3.
Problem
• Data cleaning is an important process.
• Cleaning involves data auditing and data
transformations.
• Current solutions (ETL’s and reengineering tools) :
• Iterative.
• Not interactive.
• Long wait times.
5.
Architecture
• 4 parts :
• Data source (tabular, not nested)
• Online reorderer (spreadsheet, sorting, dynamic
display)
• Automatic discrepancy detector (runs in background)
• Transformation engine (applies transforms
immediately and in the background)
6.
Discrepancy detection
• Performed in the background automatically.
• Done by finding suitable structures :
• Structure is a string of domains.
• Custom domains can be defined.
• Find records that do not fit the structure.
• Structures can be parameterized :
• Can use statistics to compute anomalies.
7.
Structures
• What makes a good structure :
• Recall (structure matches as many columns as
possible)
• Precision (structure matches as few as other
possible values; avoid overly broad structures)
• Conciseness (structure should have minimum length;
avoid overfitting)
• How is a structure inferred :
• Minimum Description Length (MDL) metric.
8.
MDL metric
• Distance length (DL) :
• Measure used to describe a set of column values, given a
structure.
• DL(v, S) = (1 – f )(log|ξlen(v)|) + p log m + f (space to express v w.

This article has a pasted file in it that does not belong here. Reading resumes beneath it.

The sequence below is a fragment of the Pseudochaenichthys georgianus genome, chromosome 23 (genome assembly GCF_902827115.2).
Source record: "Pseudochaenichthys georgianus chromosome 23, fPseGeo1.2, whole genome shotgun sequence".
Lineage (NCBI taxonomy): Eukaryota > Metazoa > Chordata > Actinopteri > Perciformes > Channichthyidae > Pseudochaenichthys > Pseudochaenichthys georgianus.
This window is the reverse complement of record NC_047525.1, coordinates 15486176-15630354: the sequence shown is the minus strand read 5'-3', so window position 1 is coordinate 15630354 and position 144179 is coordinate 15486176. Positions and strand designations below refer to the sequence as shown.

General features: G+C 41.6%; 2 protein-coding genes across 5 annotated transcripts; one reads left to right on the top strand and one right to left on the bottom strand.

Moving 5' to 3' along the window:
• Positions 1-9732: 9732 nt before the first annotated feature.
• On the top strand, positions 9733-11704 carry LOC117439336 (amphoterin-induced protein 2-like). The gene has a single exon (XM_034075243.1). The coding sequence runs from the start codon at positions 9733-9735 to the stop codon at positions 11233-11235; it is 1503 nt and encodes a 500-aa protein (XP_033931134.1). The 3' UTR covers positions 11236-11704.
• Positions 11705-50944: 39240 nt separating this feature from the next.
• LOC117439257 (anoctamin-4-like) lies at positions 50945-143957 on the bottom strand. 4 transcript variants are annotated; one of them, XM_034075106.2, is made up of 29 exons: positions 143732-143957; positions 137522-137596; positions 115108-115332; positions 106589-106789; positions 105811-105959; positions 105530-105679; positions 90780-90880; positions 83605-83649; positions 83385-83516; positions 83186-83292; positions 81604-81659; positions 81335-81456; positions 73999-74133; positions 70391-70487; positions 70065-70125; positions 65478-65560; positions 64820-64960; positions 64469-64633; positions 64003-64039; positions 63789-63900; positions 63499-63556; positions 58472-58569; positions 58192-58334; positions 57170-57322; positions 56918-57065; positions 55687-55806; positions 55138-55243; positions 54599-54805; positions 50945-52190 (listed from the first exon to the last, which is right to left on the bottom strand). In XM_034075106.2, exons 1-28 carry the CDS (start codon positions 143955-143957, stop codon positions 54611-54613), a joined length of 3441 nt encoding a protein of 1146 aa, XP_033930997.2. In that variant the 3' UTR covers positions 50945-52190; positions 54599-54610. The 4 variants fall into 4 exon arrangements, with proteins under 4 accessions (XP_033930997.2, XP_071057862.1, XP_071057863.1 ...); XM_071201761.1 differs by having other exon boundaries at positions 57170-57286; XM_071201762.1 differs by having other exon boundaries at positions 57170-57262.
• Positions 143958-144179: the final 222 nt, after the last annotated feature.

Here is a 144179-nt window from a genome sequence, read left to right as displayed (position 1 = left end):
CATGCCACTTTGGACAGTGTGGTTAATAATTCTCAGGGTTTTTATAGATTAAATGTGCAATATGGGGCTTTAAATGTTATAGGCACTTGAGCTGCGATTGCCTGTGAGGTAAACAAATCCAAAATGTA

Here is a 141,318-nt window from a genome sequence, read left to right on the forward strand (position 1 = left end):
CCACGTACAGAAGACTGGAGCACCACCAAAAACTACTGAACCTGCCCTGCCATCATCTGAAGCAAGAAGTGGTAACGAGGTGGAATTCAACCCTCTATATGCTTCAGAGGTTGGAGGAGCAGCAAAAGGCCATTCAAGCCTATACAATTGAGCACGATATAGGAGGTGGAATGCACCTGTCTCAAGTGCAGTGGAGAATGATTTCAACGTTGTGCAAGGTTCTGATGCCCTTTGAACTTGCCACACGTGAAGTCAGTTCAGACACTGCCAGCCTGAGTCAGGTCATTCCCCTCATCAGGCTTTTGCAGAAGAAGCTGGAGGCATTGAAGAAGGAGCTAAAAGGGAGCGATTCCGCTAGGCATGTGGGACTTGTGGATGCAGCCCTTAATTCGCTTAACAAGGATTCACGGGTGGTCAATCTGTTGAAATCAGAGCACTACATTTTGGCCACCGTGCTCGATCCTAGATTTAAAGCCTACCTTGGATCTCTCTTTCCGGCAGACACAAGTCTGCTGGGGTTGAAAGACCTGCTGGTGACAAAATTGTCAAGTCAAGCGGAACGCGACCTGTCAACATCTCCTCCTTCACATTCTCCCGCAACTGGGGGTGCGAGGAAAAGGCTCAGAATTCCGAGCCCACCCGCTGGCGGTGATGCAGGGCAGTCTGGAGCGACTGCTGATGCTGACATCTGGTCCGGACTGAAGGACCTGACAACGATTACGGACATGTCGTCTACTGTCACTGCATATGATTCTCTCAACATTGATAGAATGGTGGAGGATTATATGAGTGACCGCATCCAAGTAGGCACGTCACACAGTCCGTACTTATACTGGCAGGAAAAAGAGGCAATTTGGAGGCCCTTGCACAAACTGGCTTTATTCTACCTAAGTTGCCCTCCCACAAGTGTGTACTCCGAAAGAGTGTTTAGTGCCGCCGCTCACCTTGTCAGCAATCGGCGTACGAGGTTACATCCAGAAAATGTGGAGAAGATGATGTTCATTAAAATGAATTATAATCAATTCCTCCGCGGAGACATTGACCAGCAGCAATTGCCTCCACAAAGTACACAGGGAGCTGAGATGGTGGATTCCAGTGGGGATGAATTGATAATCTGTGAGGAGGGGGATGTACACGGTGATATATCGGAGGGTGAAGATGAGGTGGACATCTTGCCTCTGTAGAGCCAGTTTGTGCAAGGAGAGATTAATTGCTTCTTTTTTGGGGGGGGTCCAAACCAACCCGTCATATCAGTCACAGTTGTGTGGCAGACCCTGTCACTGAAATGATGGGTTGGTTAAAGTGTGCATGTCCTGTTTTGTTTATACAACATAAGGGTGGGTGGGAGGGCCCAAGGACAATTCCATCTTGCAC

S)
recall conciseness precision
• Structure inference algorithm :
• Enumerate fixed number of structures recursively.
• Use structure to compute distance length (DL) measure for all
values of a particular column.
• Select structure with the lowest DL.
• Structure found, thus discrepancies found. What’s next?
9.
Interactive
transformations
• GUI provided for simple transformations :
• Add, drop, copy, fold, etc.
• Undo supported.
• GUI not possible for complicated transforms :
• Splitting.
10.
Splitting
• Done by example.
• MDL metric used to infer structures.
• Once structure is inferred, splitting follows :
• Left Right
• Decreasing Specificity
• Increasing Specificity
11.
Evaluation
• Structure inference algorithm works :
• Based on examples.
• Based on algorithm’s definition.
• Decreasing specificity was found to be the faster
splitter :
• Specificity = sum (DL of example values, given S)
• Works best for splits involving many structures.
• Inferring structures superior to inferring regular
expressions :
• Works on custom user-defined domains in a way that is
robust to structural data errors.
12.
Conclusion
• Potter’s wheel tool :
• Interactive
• Integrated
• Future work :
• Transforming nested data
• Complex transforms (e.g., Format via examples)
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